Fitzsimon File

The costs of the ideological crusade

The damage to Wake County from the efforts of the new resegregationist Gang of Five majority on the board of education became quantifiable Tuesday, as the taxpayers lost $15 million and the community lost the dedicated leadership of School Superintendent Del Burns, whose conscience wouldn't let him stay on as the nationally recognized system was dismantled.

Burns announced his resignation at the beginning of Tuesday's meeting, a move that startled the board and the audience and prompted Gang of Five Chair Ron Margiotta to call for an immediate recess.

Burns didn't say much in his statement but his point was clear as he cited the direction and the decisions of the board and that he "could not in good conscience continue to serve as superintendent."

Board member Ann McLaurin said Burns' decision was a terrible loss for the schools and the community and told reporters that Burns simply couldn't go along with the Gang of Five's priorities, which include abolishing the system's national recognized diversity policy and returning to resegregated schools.

Margiotta said he hoped the new board's decisions were not the reason Burns is leaving and even said he might try to talk him into staying. Gang of Fiver John Tedesco said he had hoped Burns would stay and "work on building a new vision for students and education in our community."

But Burns had no interest in a vision even Tedesco now admits will create as many as 20 high-poverty and overwhelmingly segregated schools in a system where no schools are currently failing.

Surely Tedesco and Margiotta can see through their crocodile tears and understand that a man who dedicated 34 years of his life to improving public education would not want to end his career watching the school system he loves fall victim to an ideological crusade.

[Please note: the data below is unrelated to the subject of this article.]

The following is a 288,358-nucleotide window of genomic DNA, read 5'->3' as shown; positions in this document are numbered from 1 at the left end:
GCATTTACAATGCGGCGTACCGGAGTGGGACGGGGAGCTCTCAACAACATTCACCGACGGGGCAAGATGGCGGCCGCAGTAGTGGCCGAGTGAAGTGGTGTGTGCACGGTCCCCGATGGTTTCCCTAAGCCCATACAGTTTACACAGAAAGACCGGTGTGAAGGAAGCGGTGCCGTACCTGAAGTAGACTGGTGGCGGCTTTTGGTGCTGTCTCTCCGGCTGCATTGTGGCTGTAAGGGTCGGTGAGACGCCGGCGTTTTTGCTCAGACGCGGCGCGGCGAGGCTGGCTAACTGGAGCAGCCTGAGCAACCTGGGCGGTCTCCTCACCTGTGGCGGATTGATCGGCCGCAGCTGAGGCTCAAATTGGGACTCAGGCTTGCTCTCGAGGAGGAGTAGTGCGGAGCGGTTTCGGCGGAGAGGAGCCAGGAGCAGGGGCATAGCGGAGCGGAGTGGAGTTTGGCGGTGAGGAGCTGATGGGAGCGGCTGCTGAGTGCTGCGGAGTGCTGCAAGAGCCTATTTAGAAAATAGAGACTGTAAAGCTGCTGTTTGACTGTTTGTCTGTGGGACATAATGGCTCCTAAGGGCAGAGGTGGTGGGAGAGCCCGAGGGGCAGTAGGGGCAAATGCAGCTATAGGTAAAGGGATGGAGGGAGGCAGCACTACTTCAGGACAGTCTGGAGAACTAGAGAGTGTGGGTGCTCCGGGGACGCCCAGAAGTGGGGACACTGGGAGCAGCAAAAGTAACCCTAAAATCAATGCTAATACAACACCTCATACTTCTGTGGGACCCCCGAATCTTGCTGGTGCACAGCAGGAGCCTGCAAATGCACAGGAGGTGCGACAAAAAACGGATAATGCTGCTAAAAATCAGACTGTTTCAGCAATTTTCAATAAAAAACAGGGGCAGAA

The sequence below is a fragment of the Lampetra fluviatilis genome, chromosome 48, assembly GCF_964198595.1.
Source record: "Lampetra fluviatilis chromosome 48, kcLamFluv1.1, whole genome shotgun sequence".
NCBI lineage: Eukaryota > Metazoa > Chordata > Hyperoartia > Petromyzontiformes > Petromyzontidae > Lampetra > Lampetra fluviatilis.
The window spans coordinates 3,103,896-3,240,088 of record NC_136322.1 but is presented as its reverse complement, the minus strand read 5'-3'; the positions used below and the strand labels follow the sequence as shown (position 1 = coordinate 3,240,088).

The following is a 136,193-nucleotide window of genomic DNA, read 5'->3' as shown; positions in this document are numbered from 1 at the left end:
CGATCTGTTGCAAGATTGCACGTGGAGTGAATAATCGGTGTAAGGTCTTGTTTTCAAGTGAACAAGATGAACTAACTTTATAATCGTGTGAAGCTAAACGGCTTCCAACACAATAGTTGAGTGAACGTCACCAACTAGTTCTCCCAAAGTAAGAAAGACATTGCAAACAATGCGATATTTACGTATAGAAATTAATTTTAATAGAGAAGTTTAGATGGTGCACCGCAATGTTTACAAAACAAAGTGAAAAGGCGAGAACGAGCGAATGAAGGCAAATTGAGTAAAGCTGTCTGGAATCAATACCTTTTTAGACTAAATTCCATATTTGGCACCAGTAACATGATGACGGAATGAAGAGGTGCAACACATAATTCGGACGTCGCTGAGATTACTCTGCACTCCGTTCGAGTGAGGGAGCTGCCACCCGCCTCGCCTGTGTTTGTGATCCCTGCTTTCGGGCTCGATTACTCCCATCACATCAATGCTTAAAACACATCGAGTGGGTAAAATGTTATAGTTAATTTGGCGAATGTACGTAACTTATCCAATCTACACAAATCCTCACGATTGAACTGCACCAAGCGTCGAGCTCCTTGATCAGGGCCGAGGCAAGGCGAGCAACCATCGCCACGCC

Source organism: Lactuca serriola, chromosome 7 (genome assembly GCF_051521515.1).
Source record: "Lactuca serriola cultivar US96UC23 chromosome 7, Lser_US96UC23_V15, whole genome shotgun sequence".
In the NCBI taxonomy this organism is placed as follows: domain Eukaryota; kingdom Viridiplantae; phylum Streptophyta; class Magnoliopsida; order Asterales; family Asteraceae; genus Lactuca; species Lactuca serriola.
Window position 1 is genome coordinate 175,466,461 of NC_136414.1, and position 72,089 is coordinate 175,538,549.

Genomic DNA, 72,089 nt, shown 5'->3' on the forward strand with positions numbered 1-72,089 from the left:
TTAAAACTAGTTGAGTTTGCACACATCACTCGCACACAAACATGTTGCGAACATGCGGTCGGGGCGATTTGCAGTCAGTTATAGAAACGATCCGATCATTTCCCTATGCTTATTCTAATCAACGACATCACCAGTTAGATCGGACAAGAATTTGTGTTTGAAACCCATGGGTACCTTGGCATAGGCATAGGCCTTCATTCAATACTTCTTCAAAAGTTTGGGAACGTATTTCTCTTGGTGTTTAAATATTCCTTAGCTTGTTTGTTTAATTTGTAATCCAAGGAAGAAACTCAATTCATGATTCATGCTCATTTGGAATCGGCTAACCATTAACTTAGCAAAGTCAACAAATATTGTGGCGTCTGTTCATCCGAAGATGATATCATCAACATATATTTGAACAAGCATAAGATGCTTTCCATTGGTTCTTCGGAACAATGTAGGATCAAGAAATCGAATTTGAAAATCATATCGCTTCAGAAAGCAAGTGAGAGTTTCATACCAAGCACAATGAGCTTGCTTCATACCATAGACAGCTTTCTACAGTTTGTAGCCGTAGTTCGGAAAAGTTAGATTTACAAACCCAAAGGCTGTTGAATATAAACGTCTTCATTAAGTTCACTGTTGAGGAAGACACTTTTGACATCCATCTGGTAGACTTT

The leaders of one advocacy group that supports the Gang of Five said "everyone's best interest is served" by Burns' resignation, an odd statement considering that 94.5 percent of the parents who responded to a recent survey said they were satisfied with their child's school.

Maybe it's time to call the new majority the Gang of Five and a Half Percent.

Fittingly, after Burns' resignation, the board displayed its arrogance and poor judgment, voting 5-4 to waste $15 million of taxpayer money by abandoning the proposed site of a new high school in Northeast Raleigh, which also means hundreds of high school students will spend another two years in trailers while a new site is prepared.

Abandoning the site and all the work to prepare it was a campaign promise of the four Gang of Fivers elected last fall and they blindly stuck with it, despite a recommendation otherwise by a group of 19 experts from the city, county, and state formed to evaluate the proposed site and alternatives suggested by new board members.

The numbers presented by the group's report and the staff of the school system were clear. The current site of the new high school may not be perfect, but it would take $15 million and at least two more years to build the school somewhere else.

Confronted with the numbers again Tuesday, the Gang of Five simply refused to believe them, challenging the credibility and at times the integrity of the staff, and chose to plow ahead with a new site anyway.

Ann McLaurin pointed out that $15 million is a lot of money in a budget crisis when schools can't afford textbooks and teacher assistants.

But that doesn't matter. This is a crusade remember, not a reasoned approach to making the best decisions for Wake County.

That was clearer than ever Tuesday when the people of the county lost not only $15 million, but something far more important, the steady and dedicated leadership of a superintendent who refused to be part of destroying 30 years of progress.

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